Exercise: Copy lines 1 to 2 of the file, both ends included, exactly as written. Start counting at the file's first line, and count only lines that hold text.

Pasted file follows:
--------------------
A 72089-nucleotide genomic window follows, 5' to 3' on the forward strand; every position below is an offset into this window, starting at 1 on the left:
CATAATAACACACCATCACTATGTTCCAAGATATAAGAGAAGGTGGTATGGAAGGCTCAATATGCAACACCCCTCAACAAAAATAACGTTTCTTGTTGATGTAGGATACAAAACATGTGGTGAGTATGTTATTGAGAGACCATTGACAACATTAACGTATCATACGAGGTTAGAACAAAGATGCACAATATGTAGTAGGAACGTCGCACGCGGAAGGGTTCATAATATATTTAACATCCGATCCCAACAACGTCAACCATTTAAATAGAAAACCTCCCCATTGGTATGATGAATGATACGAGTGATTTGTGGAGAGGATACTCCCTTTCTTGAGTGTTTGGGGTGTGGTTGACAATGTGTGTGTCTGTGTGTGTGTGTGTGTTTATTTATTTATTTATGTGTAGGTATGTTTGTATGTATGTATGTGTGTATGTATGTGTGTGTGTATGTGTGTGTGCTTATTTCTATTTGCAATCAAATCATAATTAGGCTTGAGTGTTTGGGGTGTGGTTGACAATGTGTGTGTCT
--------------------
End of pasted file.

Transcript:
A 72089-nucleotide genomic window follows, 5' to 3' on the forward strand; every position below is an offset into this window, starting at 1 on the left:
CATAATAACACACCATCACTATGTTCCAAGATATAAGAGAAGGTGGTATGGAAGGCTCAATATGCAACACCCCTCAACAAAAATAACGTTTCTTGTTGATGTAGGATACAAAACATGTGGTGAGTATGTTATTGAGAGACCATTGACAACATTAACGTATCATACGAGGTTAGAACAAAGATGCACAATATGTAGTAGGAACGTCGCACGCGGAAGGGTTCATAATATATTTAACATCCGATCCCAACAACGTCAACCATTTAAATAGAAAACCTCCCCATTGGTATGATGAATGATACGAGTGATTTGTGGAGAGGATACTCCCTTTCTTGAGTGTTTGGGGTGTGGTTGACAATGTGTGTGTCTGTGTGTGTGTGTGTGTTTATTTATTTATTTATGTGTAGGTATGTTTGTATGTATGTATGTGTGTATGTATGTGTGTGTGTATGTGTGTGTGCTTATTTCTATTTGCAATCAAATCATAATTAGGCTTGAGTGTTTGGGGTGTGGTTGACAATGTGTGTGTCT